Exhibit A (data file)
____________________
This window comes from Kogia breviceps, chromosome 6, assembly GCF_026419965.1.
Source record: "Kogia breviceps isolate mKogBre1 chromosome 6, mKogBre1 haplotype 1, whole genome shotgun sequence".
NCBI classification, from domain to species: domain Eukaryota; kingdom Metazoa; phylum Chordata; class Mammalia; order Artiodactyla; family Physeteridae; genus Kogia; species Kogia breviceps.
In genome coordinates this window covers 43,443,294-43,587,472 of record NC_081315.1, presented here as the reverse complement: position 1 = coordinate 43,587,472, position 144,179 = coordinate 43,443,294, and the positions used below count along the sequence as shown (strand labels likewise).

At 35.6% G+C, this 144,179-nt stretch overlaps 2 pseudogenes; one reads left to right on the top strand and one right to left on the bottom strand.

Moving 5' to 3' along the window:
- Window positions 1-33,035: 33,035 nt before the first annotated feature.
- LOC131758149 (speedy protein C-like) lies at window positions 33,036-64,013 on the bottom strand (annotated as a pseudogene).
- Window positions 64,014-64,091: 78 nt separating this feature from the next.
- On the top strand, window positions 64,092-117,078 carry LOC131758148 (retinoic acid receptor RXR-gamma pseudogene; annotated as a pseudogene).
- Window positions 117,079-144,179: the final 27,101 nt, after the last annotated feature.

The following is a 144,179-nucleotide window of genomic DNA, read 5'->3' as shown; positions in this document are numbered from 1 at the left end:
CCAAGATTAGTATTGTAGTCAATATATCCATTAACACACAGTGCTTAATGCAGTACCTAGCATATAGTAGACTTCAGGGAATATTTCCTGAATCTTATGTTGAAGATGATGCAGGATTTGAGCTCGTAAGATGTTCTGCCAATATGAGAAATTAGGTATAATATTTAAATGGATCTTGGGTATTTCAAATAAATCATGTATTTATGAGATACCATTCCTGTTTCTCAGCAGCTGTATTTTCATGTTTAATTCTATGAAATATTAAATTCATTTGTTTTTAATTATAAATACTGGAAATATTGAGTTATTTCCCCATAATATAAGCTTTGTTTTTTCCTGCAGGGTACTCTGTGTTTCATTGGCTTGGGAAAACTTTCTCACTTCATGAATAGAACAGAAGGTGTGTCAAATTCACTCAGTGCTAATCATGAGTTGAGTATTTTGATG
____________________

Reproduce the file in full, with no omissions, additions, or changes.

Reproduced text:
This window comes from Kogia breviceps, chromosome 6, assembly GCF_026419965.1.
Source record: "Kogia breviceps isolate mKogBre1 chromosome 6, mKogBre1 haplotype 1, whole genome shotgun sequence".
NCBI classification, from domain to species: domain Eukaryota; kingdom Metazoa; phylum Chordata; class Mammalia; order Artiodactyla; family Physeteridae; genus Kogia; species Kogia breviceps.
In genome coordinates this window covers 43,443,294-43,587,472 of record NC_081315.1, presented here as the reverse complement: position 1 = coordinate 43,587,472, position 144,179 = coordinate 43,443,294, and the positions used below count along the sequence as shown (strand labels likewise).

At 35.6% G+C, this 144,179-nt stretch overlaps 2 pseudogenes; one reads left to right on the top strand and one right to left on the bottom strand.

Moving 5' to 3' along the window:
- Window positions 1-33,035: 33,035 nt before the first annotated feature.
- LOC131758149 (speedy protein C-like) lies at window positions 33,036-64,013 on the bottom strand (annotated as a pseudogene).
- Window positions 64,014-64,091: 78 nt separating this feature from the next.
- On the top strand, window positions 64,092-117,078 carry LOC131758148 (retinoic acid receptor RXR-gamma pseudogene; annotated as a pseudogene).
- Window positions 117,079-144,179: the final 27,101 nt, after the last annotated feature.

The following is a 144,179-nucleotide window of genomic DNA, read 5'->3' as shown; positions in this document are numbered from 1 at the left end:
CCAAGATTAGTATTGTAGTCAATATATCCATTAACACACAGTGCTTAATGCAGTACCTAGCATATAGTAGACTTCAGGGAATATTTCCTGAATCTTATGTTGAAGATGATGCAGGATTTGAGCTCGTAAGATGTTCTGCCAATATGAGAAATTAGGTATAATATTTAAATGGATCTTGGGTATTTCAAATAAATCATGTATTTATGAGATACCATTCCTGTTTCTCAGCAGCTGTATTTTCATGTTTAATTCTATGAAATATTAAATTCATTTGTTTTTAATTATAAATACTGGAAATATTGAGTTATTTCCCCATAATATAAGCTTTGTTTTTTCCTGCAGGGTACTCTGTGTTTCATTGGCTTGGGAAAACTTTCTCACTTCATGAATAGAACAGAAGGTGTGTCAAATTCACTCAGTGCTAATCATGAGTTGAGTATTTTGATG